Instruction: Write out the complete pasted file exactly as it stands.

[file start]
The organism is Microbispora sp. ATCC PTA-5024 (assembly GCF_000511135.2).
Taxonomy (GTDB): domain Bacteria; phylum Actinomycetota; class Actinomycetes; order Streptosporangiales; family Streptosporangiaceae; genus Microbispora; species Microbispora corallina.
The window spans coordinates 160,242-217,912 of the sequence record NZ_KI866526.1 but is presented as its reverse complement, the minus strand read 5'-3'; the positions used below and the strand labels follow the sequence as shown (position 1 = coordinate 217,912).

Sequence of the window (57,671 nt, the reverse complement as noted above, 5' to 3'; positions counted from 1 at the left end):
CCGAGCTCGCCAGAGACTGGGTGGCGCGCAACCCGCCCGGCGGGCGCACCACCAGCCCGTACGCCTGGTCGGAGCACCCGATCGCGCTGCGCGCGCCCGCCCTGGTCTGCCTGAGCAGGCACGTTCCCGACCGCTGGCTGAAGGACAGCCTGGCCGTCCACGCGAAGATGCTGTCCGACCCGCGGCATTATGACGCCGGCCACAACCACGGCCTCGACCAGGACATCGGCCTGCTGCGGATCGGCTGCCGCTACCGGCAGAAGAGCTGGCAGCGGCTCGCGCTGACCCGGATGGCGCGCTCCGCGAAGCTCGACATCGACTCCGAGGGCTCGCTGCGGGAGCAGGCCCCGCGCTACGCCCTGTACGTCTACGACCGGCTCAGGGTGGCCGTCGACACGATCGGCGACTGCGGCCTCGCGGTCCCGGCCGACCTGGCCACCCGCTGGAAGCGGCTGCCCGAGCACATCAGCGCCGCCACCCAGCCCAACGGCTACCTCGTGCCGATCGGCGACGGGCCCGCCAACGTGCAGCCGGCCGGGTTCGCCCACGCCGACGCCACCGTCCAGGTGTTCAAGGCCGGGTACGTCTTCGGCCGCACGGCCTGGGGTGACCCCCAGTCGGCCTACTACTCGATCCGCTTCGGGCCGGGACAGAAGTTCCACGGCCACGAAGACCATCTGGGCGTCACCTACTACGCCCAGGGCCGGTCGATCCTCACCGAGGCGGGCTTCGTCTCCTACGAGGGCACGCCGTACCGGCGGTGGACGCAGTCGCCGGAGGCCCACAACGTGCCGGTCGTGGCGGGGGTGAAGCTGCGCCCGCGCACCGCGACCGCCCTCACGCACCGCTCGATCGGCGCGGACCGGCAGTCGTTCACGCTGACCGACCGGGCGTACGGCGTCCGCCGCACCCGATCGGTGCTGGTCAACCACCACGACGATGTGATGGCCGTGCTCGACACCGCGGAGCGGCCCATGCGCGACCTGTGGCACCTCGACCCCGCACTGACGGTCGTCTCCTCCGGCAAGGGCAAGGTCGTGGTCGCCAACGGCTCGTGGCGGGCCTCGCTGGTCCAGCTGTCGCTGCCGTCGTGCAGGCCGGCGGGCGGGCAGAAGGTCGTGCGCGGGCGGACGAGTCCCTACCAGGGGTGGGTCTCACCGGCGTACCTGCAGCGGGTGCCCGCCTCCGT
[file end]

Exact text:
The organism is Microbispora sp. ATCC PTA-5024 (assembly GCF_000511135.2).
Taxonomy (GTDB): domain Bacteria; phylum Actinomycetota; class Actinomycetes; order Streptosporangiales; family Streptosporangiaceae; genus Microbispora; species Microbispora corallina.
The window spans coordinates 160,242-217,912 of the sequence record NZ_KI866526.1 but is presented as its reverse complement, the minus strand read 5'-3'; the positions used below and the strand labels follow the sequence as shown (position 1 = coordinate 217,912).

Sequence of the window (57,671 nt, the reverse complement as noted above, 5' to 3'; positions counted from 1 at the left end):
CCGAGCTCGCCAGAGACTGGGTGGCGCGCAACCCGCCCGGCGGGCGCACCACCAGCCCGTACGCCTGGTCGGAGCACCCGATCGCGCTGCGCGCGCCCGCCCTGGTCTGCCTGAGCAGGCACGTTCCCGACCGCTGGCTGAAGGACAGCCTGGCCGTCCACGCGAAGATGCTGTCCGACCCGCGGCATTATGACGCCGGCCACAACCACGGCCTCGACCAGGACATCGGCCTGCTGCGGATCGGCTGCCGCTACCGGCAGAAGAGCTGGCAGCGGCTCGCGCTGACCCGGATGGCGCGCTCCGCGAAGCTCGACATCGACTCCGAGGGCTCGCTGCGGGAGCAGGCCCCGCGCTACGCCCTGTACGTCTACGACCGGCTCAGGGTGGCCGTCGACACGATCGGCGACTGCGGCCTCGCGGTCCCGGCCGACCTGGCCACCCGCTGGAAGCGGCTGCCCGAGCACATCAGCGCCGCCACCCAGCCCAACGGCTACCTCGTGCCGATCGGCGACGGGCCCGCCAACGTGCAGCCGGCCGGGTTCGCCCACGCCGACGCCACCGTCCAGGTGTTCAAGGCCGGGTACGTCTTCGGCCGCACGGCCTGGGGTGACCCCCAGTCGGCCTACTACTCGATCCGCTTCGGGCCGGGACAGAAGTTCCACGGCCACGAAGACCATCTGGGCGTCACCTACTACGCCCAGGGCCGGTCGATCCTCACCGAGGCGGGCTTCGTCTCCTACGAGGGCACGCCGTACCGGCGGTGGACGCAGTCGCCGGAGGCCCACAACGTGCCGGTCGTGGCGGGGGTGAAGCTGCGCCCGCGCACCGCGACCGCCCTCACGCACCGCTCGATCGGCGCGGACCGGCAGTCGTTCACGCTGACCGACCGGGCGTACGGCGTCCGCCGCACCCGATCGGTGCTGGTCAACCACCACGACGATGTGATGGCCGTGCTCGACACCGCGGAGCGGCCCATGCGCGACCTGTGGCACCTCGACCCCGCACTGACGGTCGTCTCCTCCGGCAAGGGCAAGGTCGTGGTCGCCAACGGCTCGTGGCGGGCCTCGCTGGTCCAGCTGTCGCTGCCGTCGTGCAGGCCGGCGGGCGGGCAGAAGGTCGTGCGCGGGCGGACGAGTCCCTACCAGGGGTGGGTCTCACCGGCGTACCTGCAGCGGGTGCCCGCCTCCGT